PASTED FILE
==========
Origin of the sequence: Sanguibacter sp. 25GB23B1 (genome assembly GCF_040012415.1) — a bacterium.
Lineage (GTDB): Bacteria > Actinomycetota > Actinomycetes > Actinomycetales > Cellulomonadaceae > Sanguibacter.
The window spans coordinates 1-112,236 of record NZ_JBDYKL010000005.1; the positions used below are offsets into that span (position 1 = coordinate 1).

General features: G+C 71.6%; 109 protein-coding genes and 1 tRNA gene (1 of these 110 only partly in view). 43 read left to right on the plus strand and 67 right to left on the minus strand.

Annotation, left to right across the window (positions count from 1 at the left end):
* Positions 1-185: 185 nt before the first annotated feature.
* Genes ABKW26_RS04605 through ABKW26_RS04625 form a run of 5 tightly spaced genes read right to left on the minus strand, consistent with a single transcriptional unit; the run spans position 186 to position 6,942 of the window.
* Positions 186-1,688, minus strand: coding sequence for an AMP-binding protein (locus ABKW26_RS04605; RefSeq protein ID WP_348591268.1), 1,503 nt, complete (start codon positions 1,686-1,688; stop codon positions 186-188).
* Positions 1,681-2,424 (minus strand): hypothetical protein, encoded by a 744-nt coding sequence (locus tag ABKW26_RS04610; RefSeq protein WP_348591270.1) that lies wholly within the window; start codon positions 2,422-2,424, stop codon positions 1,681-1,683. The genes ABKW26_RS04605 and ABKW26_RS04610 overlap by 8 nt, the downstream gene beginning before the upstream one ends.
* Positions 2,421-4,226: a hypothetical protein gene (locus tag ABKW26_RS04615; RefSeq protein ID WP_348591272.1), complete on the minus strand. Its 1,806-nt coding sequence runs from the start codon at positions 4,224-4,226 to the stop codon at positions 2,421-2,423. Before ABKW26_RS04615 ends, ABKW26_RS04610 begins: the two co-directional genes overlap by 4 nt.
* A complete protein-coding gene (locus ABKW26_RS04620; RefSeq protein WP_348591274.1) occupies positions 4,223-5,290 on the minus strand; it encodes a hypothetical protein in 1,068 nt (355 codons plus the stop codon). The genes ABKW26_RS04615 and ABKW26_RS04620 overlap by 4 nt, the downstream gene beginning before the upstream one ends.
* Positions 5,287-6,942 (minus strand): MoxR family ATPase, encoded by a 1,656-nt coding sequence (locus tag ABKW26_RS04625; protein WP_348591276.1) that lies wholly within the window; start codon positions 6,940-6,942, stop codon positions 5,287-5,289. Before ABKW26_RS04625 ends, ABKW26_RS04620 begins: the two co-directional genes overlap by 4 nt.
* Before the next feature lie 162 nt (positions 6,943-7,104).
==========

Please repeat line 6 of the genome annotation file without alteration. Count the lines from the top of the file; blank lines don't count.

* Positions 1-185: 185 nt before the first annotated feature.